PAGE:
with Virginia Shields
Name: Virginia Shields
Comics: The Orbs of Power
Websites: www.shieldsink.com, www.orbsofpower.com
QRD – How old were you when you first got into comics & did you always stick with them or did you come back to them?
Virginia – I got really into comic strips when I was 5 or 6. I started obsessively drawing my own for a few years, then I switched to drawing people from pictures to improve my abilities. When I was 12 I started making Xena comic books & eventually made the first version of The Orbs of Power, which I am redoing now. College kind of killed my productivity, but boring office jobs brought it back. I started drawing in my cubicles & on the bus. I was hooked again after that.
QRD – What was the first comic book you ever bought?
Virginia – It was a Xena comic called The Temple of the Dragon God drawn by Aaron Lopresti. I loved it.
QRD – How old were you when you put out your first comic?
Virginia – I completed my first 20-page comic book at age 12, but the only person who read it was my mom. I was 26 when I self-published my first comic for reals.
QRD – What decade do you think produced the best comics?
Virginia – I have no clue.
QRD – Why comics instead of just writing or drawing?
Virginia – I like to tell stories, but I always hated writing descriptions. I would much rather draw them! Plus I really love to draw.
QRD – Do you see mini-comics & indie comics as paths to mainstream comics or as their own unique media?
Virginia – Not necessarily. I like indie comics & if I could make a living at them I would. When I hear “mainstream comics” I automatically think of super hero comics, but I think in reality it just refers to how popular a comic is. Mini-comics are pretty unique though, because they seem to be mostly self-published & unfiltered.
QRD – How many copies of your comic do you print in your first run?
Virginia – Around 30.
QRD – How much do you think comics should cost?
Virginia – As much or as little as the creators choose.
QRD – How many books do you produce a year & how many would you like to?
Virginia – Only 1-2 per year, but I would like to make 3 or 4.
QRD – Do you think stories should be serialized or delivered as complete works?
Virginia – Both. I like it when they are serialized at first, but then collected in a complete volume later.
QRD – How are comic strips different than comic books & which medium do you prefer?
Virginia – I prefer comic books, but I think the difference is only in form. You can tell any kind of story you want with either; it just looks a little different.
QRD – How long is it from when you start a comic until it’s printed?
Virginia – A month to a year.
QRD – What do you do better with your comics now than when you first started?
Virginia – Just about everything. I’ve learned a lot since I started self-publishing, from reading other comics to talking with other creators.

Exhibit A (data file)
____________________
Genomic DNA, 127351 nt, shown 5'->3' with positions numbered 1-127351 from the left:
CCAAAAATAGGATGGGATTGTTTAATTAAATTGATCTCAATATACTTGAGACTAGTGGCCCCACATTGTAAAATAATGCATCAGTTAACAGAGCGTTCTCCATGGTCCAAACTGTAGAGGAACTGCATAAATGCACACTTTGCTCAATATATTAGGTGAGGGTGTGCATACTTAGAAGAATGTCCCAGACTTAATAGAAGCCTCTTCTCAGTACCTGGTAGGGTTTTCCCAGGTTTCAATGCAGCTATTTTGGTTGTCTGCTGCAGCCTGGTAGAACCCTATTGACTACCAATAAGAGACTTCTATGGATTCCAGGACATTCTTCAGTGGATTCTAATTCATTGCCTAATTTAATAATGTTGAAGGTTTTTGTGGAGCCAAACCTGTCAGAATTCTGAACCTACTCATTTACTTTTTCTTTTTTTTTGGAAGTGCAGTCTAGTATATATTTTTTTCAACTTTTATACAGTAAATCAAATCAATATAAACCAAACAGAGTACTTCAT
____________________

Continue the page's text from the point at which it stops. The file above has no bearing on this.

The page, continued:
QRD – Do you do thumbnails?
Virginia – Yes, but I just started using them in the past year. I noticed a friend who draws really nice layouts using thumbnails to plan them out & a little light went on. They have helped me make my pages flow better.
QRD – At what size do you draw?
Virginia – I draw in a 9X12 sketchbook.
QRD – What kind of pens do you use?
Virginia – A brush pen or the digital equivalent.
QRD – What does your workstation look like?
Virginia – I have a grey drafting table with a floral dinner chair, a short filing cabinet filled with action figures all over it, stacks of paper on the floor, some speakers for music, & a couple bookshelves.
QRD – At what point in the artistic process do you work digitally?
Virginia – At the inking stage.
QRD – What do you think of digital comics & webcomics?
Virginia – We cool.
QRD – Do you prefer working in color or black & white?
Virginia – Black & white.
QRD – How do you find collaborators?
Virginia – They usually find me.
QRD – How tight do you think a script should be as far as telling the artist what to draw?
Virginia – I think as long as your expectations are clear, they can be a tight or loose as you want them to be.
QRD – What comic book person would you be most flattered to be compared to?
Virginia – Craig Thompson.
QRD – What do your friends & family think of your comics?
Virginia – They like them, I think. At least that’s what they tell me….
QRD – What do you think of superheroes?
Virginia – I wish I was one.
QRD – Marvel or DC?
Virginia – No preference.
QRD – Ideally would you self-publish?
Virginia – Not really. Self-publishing is really fulfilling, but I would love for someone to pay me to publish my comics.
QRD – What conventions do you try to attend & why?
Virginia – Any in the Pittsburgh area, because I’m lazy.
QRD – What do you do to promote your books?
Virginia – I post them online & try to get them in local comic shops.
QRD – Do you think your comics are well suited to comic shops or would sell better elsewhere?
Virginia – My comics are pretty normal for comic book shops, as long as they accept self-published works.
QRD – What other medium would you like to see some of your comics made into (television, film, games, action figures, etc.)?
Virginia – I would love to see the Orbs series as all of the above! But if I had to choose, I’d go with video games.
QRD – Do you consider yourself a comic collector or a comic reader or both?
Virginia – Definitely more of a creator, but I’ve been trying to be a better reader as of late.
QRD – What do you see as the most viable mediums for comics distribution 10 years from now?
Virginia – Probably digital, but I think hard copy volumes of comics will always be in style.
QRD – What would you like to see more people doing with comics?
Virginia – I’d like to see more people come out with awesome comics that stand up to literature. Comics can be beautiful expressions & are such a great medium. I really want them to keep garnering the respect they deserve.
QRD – Anything else?
Virginia – Cheers & thanks!